Fact 3. The visual and emotional temptation looms large.

In today’s culture, a man’s physical responses and emotional vulnerabilities combine to create a perfect storm of temptation. Even if he fights it well (which most men in the church do try to do), it looms large. This is how my husband, Jeff, describes the struggle:

It is almost as if we are all former alcoholics and there is a bottle in front of us with an empty shot glass saying, “Just this once. It’s been such a hard day.”

As guys, we are all sitting there, looking at that bottle – and if we’re feeling particularly vulnerable, we’re saying ‘God help me.’ And it has nothing to do with our wives. It has everything to do with a man feeling like a failure and this is that one drink that he thinks will make him feel better tonight.

Many men won’t have had that thought about alcohol, but most of us have had it about porn. It is everywhere. And it turns men into cowards. So if we are honest, every man knows that if we’re not extremely careful, that is where we could go.

Fact 4: Some men fight it successfully — and others fall.

While many millions of men make those careful choices every day, others grow weary of the struggle. They give in. They secretly look at what is always just a click away. Many, especially in the church, know it is wrong and are ashamed. The hard truth is that porn reels in men who would have never set out to devastate their wives and families. Pornographic images are like a gateway drug to videos, chat rooms, and, for some, Ashley Madison. Men can find themselves in the grip of addiction. And since Christian men usually are ashamed of and hide the first step into temptation, the rest of the progression also stays hidden – and the men stay trapped.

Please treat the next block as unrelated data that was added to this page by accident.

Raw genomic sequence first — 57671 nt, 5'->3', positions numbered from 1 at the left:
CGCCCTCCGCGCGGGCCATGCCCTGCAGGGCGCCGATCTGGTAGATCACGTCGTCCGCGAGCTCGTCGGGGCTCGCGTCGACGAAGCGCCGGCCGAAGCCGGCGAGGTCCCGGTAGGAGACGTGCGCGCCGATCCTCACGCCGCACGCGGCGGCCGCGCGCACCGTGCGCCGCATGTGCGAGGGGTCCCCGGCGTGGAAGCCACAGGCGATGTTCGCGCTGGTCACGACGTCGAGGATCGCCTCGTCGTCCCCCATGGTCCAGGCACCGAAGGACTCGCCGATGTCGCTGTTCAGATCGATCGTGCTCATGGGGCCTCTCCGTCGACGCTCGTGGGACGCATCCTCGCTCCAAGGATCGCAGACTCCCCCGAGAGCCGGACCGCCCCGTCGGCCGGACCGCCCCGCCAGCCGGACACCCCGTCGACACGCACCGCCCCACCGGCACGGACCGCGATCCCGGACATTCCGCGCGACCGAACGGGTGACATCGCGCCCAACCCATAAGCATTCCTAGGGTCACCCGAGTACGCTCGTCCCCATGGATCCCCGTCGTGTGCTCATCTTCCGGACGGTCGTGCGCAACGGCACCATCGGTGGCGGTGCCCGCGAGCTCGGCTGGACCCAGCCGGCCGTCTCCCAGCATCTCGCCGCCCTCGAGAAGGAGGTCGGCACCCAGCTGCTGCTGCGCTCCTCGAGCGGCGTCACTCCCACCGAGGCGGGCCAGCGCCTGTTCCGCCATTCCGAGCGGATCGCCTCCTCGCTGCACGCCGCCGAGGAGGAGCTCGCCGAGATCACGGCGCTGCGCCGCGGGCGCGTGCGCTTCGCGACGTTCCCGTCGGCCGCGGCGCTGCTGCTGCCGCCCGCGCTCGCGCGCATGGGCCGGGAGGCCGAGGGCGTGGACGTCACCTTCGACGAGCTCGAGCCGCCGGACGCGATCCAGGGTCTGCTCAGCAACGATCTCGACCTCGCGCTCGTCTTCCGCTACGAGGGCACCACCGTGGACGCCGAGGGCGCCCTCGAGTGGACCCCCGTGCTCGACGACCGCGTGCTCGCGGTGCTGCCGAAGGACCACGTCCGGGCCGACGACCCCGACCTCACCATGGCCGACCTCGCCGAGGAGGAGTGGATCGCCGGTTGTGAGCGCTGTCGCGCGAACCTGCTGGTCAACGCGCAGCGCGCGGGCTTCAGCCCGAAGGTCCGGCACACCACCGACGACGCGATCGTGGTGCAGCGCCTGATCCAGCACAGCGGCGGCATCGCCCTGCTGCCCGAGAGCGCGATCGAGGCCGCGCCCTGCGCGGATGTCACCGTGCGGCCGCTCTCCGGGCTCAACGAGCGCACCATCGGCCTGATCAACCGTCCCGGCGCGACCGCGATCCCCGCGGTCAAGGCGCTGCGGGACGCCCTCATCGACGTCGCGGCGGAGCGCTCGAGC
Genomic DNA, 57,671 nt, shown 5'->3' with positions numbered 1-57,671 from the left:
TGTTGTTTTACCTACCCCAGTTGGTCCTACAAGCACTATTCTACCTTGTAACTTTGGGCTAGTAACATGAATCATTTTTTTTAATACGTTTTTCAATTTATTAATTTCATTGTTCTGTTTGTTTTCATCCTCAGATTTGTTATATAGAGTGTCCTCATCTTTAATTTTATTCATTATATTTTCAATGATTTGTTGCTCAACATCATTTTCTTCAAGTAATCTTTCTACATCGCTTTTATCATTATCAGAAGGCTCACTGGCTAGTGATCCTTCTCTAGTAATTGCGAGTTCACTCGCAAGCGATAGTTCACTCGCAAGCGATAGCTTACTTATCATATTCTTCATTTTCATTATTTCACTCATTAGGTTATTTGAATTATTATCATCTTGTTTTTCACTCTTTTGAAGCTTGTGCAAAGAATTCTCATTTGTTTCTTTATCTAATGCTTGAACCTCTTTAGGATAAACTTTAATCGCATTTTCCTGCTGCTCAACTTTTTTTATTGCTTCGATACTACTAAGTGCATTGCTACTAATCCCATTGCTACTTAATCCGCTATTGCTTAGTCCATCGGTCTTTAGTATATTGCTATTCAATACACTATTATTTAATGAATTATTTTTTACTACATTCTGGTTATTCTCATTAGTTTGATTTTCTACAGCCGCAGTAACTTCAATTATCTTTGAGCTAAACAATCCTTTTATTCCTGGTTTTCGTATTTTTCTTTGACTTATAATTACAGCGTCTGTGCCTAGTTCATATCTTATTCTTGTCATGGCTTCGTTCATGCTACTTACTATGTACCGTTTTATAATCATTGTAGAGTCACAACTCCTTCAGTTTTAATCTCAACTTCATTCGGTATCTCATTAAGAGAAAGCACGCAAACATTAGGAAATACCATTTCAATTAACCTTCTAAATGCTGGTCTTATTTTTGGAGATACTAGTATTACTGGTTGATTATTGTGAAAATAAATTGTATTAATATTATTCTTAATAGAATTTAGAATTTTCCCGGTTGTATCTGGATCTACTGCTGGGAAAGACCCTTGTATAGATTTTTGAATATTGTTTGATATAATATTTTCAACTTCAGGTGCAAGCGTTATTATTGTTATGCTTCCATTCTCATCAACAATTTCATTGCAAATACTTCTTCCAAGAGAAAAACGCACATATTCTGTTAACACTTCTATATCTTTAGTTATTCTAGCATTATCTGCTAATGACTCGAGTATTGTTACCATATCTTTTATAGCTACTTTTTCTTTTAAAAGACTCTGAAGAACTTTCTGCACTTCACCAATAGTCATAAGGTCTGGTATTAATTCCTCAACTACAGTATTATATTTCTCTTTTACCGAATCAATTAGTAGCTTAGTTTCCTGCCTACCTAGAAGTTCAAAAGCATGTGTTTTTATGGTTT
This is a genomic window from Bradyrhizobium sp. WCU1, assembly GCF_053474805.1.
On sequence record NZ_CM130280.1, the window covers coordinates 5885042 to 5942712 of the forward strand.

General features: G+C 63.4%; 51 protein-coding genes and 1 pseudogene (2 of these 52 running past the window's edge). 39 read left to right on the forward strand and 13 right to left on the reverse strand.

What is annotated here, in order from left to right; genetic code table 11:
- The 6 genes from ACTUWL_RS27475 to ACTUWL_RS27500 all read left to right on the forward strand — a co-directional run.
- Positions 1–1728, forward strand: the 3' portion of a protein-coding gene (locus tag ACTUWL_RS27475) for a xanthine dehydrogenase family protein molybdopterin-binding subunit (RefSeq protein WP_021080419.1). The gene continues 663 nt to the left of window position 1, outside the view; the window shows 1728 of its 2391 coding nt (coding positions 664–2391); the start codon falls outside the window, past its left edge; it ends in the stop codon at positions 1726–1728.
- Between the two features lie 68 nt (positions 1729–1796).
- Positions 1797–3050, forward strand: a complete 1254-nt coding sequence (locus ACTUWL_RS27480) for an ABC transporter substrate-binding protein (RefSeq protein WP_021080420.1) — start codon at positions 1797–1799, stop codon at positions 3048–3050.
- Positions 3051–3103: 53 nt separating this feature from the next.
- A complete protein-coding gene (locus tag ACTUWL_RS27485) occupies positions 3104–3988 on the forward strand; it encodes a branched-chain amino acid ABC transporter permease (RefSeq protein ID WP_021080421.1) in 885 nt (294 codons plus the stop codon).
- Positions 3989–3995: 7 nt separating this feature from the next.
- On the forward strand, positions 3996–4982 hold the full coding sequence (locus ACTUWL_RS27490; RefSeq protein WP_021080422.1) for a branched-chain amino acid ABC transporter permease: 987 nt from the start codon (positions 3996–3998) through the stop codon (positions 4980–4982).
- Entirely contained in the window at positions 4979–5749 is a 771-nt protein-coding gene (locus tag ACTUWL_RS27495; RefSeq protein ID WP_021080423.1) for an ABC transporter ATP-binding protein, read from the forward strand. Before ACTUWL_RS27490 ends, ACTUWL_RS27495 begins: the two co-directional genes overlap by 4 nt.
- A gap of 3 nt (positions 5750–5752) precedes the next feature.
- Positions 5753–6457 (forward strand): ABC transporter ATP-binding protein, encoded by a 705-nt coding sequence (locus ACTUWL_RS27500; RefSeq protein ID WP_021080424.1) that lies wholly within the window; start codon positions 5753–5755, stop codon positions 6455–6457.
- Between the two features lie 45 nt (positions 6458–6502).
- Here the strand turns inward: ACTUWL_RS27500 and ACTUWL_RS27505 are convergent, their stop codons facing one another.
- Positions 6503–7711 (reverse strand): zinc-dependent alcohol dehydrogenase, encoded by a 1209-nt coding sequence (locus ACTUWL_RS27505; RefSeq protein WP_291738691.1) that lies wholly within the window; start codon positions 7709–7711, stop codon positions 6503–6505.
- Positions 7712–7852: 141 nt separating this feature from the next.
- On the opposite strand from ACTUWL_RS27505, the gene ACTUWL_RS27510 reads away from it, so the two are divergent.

Fact 5. A wife’s support can make a difference – if he chooses to let it.

One reason I’m passionate about encouraging women and men to understand each other: we don’t have to be helpless in the face of confusing (or scary) issues. Although a man or boy’s ultimate actions are fully his responsibility, there’s a lot a wife can do to support her husband or son, if he chooses to accept it. First, show your husband it is safe for him to talk to about these struggles with you. If a wife shows that she wants to understand (“What makes things more difficult for you?”), that she won’t freak out, and that she’s willing to help (“Absolutely, we can block those problematic cable channels”) most men will open up and share over time. And if a wife shows her husband that she does desire him sexually, that she cares for him in that way, closeness usually grows. Neither are a guarantee, but I’ve seen both lead to breakthroughs and much more intimacy.

I’d venture to guess that the enemy of our souls wanted to use the Ashley Madison hack to steal, kill and destroy many marriages, and to put fear into many others. But there’s something about bringing hidden things to light that God uses to set people free. For all of us as women, let’s use this unique moment to step out in maturity, face down our own fears and insecurities, and stand with our men – and our sons – so they know they don’t have to face the darkness alone.